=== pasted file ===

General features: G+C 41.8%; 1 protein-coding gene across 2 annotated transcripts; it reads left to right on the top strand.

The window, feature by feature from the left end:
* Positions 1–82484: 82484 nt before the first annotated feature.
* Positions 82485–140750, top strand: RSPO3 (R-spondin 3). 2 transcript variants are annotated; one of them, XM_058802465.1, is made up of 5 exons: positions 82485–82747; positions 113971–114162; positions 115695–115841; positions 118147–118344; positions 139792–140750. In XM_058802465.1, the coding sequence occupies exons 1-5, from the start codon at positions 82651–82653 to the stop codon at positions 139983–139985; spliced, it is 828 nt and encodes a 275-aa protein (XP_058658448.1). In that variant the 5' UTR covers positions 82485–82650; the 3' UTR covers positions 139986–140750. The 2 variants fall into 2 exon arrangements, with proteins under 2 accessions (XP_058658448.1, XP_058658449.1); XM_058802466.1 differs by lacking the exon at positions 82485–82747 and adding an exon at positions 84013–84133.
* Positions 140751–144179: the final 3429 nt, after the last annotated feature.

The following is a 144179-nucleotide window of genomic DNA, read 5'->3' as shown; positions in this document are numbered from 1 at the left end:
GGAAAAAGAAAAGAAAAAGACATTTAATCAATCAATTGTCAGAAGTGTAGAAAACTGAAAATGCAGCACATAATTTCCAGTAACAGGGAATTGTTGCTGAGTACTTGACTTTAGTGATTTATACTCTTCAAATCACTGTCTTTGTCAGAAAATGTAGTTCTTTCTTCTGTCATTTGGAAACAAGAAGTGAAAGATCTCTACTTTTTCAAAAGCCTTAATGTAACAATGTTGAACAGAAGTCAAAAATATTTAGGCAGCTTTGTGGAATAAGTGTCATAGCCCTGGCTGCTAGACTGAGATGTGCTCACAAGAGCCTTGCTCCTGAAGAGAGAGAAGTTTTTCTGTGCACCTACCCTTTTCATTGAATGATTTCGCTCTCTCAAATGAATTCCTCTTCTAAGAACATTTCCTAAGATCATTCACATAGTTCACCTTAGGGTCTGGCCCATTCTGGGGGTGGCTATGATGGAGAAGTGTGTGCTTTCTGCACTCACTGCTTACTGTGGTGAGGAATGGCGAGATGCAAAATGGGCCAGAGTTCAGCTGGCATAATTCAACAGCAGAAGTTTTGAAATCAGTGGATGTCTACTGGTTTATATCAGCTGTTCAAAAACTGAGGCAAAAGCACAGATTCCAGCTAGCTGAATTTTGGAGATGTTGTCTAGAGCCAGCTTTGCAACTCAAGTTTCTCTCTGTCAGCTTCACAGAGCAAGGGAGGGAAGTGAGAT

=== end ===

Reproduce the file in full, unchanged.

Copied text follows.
General features: G+C 41.8%; 1 protein-coding gene across 2 annotated transcripts; it reads left to right on the top strand.

The window, feature by feature from the left end:
* Positions 1–82484: 82484 nt before the first annotated feature.
* Positions 82485–140750, top strand: RSPO3 (R-spondin 3). 2 transcript variants are annotated; one of them, XM_058802465.1, is made up of 5 exons: positions 82485–82747; positions 113971–114162; positions 115695–115841; positions 118147–118344; positions 139792–140750. In XM_058802465.1, the coding sequence occupies exons 1-5, from the start codon at positions 82651–82653 to the stop codon at positions 139983–139985; spliced, it is 828 nt and encodes a 275-aa protein (XP_058658448.1). In that variant the 5' UTR covers positions 82485–82650; the 3' UTR covers positions 139986–140750. The 2 variants fall into 2 exon arrangements, with proteins under 2 accessions (XP_058658448.1, XP_058658449.1); XM_058802466.1 differs by lacking the exon at positions 82485–82747 and adding an exon at positions 84013–84133.
* Positions 140751–144179: the final 3429 nt, after the last annotated feature.

The following is a 144179-nucleotide window of genomic DNA, read 5'->3' as shown; positions in this document are numbered from 1 at the left end:
GGAAAAAGAAAAGAAAAAGACATTTAATCAATCAATTGTCAGAAGTGTAGAAAACTGAAAATGCAGCACATAATTTCCAGTAACAGGGAATTGTTGCTGAGTACTTGACTTTAGTGATTTATACTCTTCAAATCACTGTCTTTGTCAGAAAATGTAGTTCTTTCTTCTGTCATTTGGAAACAAGAAGTGAAAGATCTCTACTTTTTCAAAAGCCTTAATGTAACAATGTTGAACAGAAGTCAAAAATATTTAGGCAGCTTTGTGGAATAAGTGTCATAGCCCTGGCTGCTAGACTGAGATGTGCTCACAAGAGCCTTGCTCCTGAAGAGAGAGAAGTTTTTCTGTGCACCTACCCTTTTCATTGAATGATTTCGCTCTCTCAAATGAATTCCTCTTCTAAGAACATTTCCTAAGATCATTCACATAGTTCACCTTAGGGTCTGGCCCATTCTGGGGGTGGCTATGATGGAGAAGTGTGTGCTTTCTGCACTCACTGCTTACTGTGGTGAGGAATGGCGAGATGCAAAATGGGCCAGAGTTCAGCTGGCATAATTCAACAGCAGAAGTTTTGAAATCAGTGGATGTCTACTGGTTTATATCAGCTGTTCAAAAACTGAGGCAAAAGCACAGATTCCAGCTAGCTGAATTTTGGAGATGTTGTCTAGAGCCAGCTTTGCAACTCAAGTTTCTCTCTGTCAGCTTCACAGAGCAAGGGAGGGAAGTGAGAT